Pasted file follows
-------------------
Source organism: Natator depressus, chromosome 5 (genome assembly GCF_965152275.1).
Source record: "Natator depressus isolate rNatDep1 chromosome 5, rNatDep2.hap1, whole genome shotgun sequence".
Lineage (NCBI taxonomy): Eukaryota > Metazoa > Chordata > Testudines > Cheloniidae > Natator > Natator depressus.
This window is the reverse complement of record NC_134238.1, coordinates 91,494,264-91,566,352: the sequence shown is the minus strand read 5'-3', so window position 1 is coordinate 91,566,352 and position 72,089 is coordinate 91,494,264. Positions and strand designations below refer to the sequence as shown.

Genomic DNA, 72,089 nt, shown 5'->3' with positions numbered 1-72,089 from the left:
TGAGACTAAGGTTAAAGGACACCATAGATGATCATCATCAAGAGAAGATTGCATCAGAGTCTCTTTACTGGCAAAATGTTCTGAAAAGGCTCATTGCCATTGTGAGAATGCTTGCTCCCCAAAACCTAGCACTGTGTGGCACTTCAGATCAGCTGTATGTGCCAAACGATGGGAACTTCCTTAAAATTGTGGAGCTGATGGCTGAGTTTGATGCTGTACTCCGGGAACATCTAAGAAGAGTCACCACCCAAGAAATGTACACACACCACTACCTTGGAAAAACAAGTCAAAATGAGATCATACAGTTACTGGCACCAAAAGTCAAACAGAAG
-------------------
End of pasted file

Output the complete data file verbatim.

Source organism: Natator depressus, chromosome 5 (genome assembly GCF_965152275.1).
Source record: "Natator depressus isolate rNatDep1 chromosome 5, rNatDep2.hap1, whole genome shotgun sequence".
Lineage (NCBI taxonomy): Eukaryota > Metazoa > Chordata > Testudines > Cheloniidae > Natator > Natator depressus.
This window is the reverse complement of record NC_134238.1, coordinates 91,494,264-91,566,352: the sequence shown is the minus strand read 5'-3', so window position 1 is coordinate 91,566,352 and position 72,089 is coordinate 91,494,264. Positions and strand designations below refer to the sequence as shown.

Genomic DNA, 72,089 nt, shown 5'->3' with positions numbered 1-72,089 from the left:
TGAGACTAAGGTTAAAGGACACCATAGATGATCATCATCAAGAGAAGATTGCATCAGAGTCTCTTTACTGGCAAAATGTTCTGAAAAGGCTCATTGCCATTGTGAGAATGCTTGCTCCCCAAAACCTAGCACTGTGTGGCACTTCAGATCAGCTGTATGTGCCAAACGATGGGAACTTCCTTAAAATTGTGGAGCTGATGGCTGAGTTTGATGCTGTACTCCGGGAACATCTAAGAAGAGTCACCACCCAAGAAATGTACACACACCACTACCTTGGAAAAACAAGTCAAAATGAGATCATACAGTTACTGGCACCAAAAGTCAAACAGAAG